This page is part of © FOTW Flags Of The World website

Belgium: History of the Navy

Last modified: 2002-11-30 by ivan sache
Keywords: naval ensign | jack | royal navy section belge | fishery inspection |
Links: FOTW homepage | search | disclaimer and copyright | write us | mirrors

See also:


The history of the Belgian Navy was described by Léon Nyssen in Flaggenkurier [dfk] (1995).

Original title of the paper is Einige Flaggen der belgischen Marine von 1815 bis heute (Some flags of the Belgian Navy from 1815 until now).

Hereafter is my translation/rendition from German of the most interesting parts (i.e. nearly everything) of the original paper.

The original paper is available online.

Ivan Sache, 8 April 2001

Before independence (1815-1830)

[Dutch national flag]by António Martins

In 1815, after the abdication of Napoléon and the fall of the French First Empire, the Vienna Congress decided to unify Belgium and Holland under William I's rule. The new kingdom of the Netherlands inherited more than 200 vessels abandoned by France in the ports of Den Helder and Antwerp. Since those vessels were old, the king decided to start a reconstruction program and it took 15 years to build 34 new vessels. Holland and Belgium shared the costs.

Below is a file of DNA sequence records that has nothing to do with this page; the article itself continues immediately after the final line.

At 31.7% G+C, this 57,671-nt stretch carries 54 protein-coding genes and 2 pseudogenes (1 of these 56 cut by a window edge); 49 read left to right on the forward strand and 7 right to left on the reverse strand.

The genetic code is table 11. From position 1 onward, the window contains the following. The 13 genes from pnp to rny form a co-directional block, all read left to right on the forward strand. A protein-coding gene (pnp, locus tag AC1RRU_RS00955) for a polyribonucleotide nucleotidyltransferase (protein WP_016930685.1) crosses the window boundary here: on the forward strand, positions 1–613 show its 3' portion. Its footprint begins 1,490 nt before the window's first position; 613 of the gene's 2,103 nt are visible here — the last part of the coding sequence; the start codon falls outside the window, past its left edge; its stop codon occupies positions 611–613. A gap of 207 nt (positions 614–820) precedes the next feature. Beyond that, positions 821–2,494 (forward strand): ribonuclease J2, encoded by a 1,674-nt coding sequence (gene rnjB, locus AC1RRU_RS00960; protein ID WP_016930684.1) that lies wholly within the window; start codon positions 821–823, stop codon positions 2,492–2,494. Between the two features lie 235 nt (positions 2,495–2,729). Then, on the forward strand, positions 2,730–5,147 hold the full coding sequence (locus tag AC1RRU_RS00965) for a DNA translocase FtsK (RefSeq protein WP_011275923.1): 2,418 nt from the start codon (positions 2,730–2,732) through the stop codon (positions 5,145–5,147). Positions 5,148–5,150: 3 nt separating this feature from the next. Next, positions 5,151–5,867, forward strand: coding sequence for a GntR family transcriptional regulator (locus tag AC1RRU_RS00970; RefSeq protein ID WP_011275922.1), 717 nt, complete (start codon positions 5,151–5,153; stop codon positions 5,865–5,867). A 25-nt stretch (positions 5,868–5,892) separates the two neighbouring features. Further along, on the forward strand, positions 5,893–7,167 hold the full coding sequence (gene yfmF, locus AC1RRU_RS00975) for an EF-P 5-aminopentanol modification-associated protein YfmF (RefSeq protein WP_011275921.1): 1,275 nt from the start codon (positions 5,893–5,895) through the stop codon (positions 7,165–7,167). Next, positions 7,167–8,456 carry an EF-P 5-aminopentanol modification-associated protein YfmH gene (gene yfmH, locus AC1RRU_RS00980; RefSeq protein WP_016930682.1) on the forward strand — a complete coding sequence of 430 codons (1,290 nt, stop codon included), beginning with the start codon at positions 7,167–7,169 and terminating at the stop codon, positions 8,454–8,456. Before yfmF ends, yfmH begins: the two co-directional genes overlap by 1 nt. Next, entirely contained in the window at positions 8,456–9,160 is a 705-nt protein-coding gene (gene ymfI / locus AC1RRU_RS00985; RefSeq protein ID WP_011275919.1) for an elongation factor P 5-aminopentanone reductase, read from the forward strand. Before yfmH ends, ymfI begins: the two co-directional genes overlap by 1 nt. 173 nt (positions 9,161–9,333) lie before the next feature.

These warships as well as the merchant navy hoisted the horizontally divided red-white-blue ensign, already known in the XVIth century.

[First Belgium national flag]by Ivan Sache

The opposition between Belgium and Holland increased with time, and Belgians started to ask for a status of autonomy within the kingdom in 1830. On 26 August 1830, the Belgians choosed their own flag. Black, red and yellow, as the colours of the former duchy of Brabant, were placed horizontally on the new flag, from top to bottom red, yellow and black.The similarity with the colour pattern of the Dutch flag was intended to mean that the opponents were not promoting a total separation from the Netherlands.

From independence to First World War (1830-1914)

[First Belgium naval ensign]by Vincent Morley

William I sent troops against the insurgents. Belgium proclaimed independence after its victory during the fighting of September 1830.

In January 1831, the provisory government prescribed a new placement of the colours as vertical. In the corresponding text, as well as in the Constitution adopted in February, the colour placement was weirdly described as red, yellow and black. A drawing near the text showed, however, a black-yellow-red flag with proportion 3:4 (but proportion was not explicitely mentioned in the text). The decree was distributed all over the country, unfortunately without the companion drawing. Therefore, two decisions of Ministries of Navy and Interior were released in October and November, respectively, to specify that black should be placed at hoist.